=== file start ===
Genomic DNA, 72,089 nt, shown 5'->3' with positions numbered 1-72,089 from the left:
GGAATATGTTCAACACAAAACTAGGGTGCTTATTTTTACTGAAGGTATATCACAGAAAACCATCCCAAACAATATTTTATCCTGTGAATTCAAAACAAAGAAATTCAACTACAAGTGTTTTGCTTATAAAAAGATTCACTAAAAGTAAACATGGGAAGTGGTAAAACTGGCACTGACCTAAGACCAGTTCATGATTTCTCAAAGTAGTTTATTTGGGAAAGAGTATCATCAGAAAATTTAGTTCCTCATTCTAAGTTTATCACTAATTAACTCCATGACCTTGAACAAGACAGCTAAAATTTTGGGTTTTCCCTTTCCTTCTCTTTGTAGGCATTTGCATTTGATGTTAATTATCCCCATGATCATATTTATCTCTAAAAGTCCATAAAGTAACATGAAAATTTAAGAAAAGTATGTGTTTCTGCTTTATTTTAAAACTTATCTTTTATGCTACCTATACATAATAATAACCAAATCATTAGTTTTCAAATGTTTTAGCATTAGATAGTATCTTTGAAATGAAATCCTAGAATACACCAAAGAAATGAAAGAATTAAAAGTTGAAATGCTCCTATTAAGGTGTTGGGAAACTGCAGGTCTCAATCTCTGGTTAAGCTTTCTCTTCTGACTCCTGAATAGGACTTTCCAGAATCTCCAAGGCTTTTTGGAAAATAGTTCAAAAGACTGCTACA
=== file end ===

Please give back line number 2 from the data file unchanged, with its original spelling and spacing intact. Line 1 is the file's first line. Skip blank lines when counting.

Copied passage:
GGAATATGTTCAACACAAAACTAGGGTGCTTATTTTTACTGAAGGTATATCACAGAAAACCATCCCAAACAATATTTTATCCTGTGAATTCAAAACAAAGAAATTCAACTACAAGTGTTTTGCTTATAAAAAGATTCACTAAAAGTAAACATGGGAAGTGGTAAAACTGGCACTGACCTAAGACCAGTTCATGATTTCTCAAAGTAGTTTATTTGGGAAAGAGTATCATCAGAAAATTTAGTTCCTCATTCTAAGTTTATCACTAATTAACTCCATGACCTTGAACAAGACAGCTAAAATTTTGGGTTTTCCCTTTCCTTCTCTTTGTAGGCATTTGCATTTGATGTTAATTATCCCCATGATCATATTTATCTCTAAAAGTCCATAAAGTAACATGAAAATTTAAGAAAAGTATGTGTTTCTGCTTTATTTTAAAACTTATCTTTTATGCTACCTATACATAATAATAACCAAATCATTAGTTTTCAAATGTTTTAGCATTAGATAGTATCTTTGAAATGAAATCCTAGAATACACCAAAGAAATGAAAGAATTAAAAGTTGAAATGCTCCTATTAAGGTGTTGGGAAACTGCAGGTCTCAATCTCTGGTTAAGCTTTCTCTTCTGACTCCTGAATAGGACTTTCCAGAATCTCCAAGGCTTTTTGGAAAATAGTTCAAAAGACTGCTACA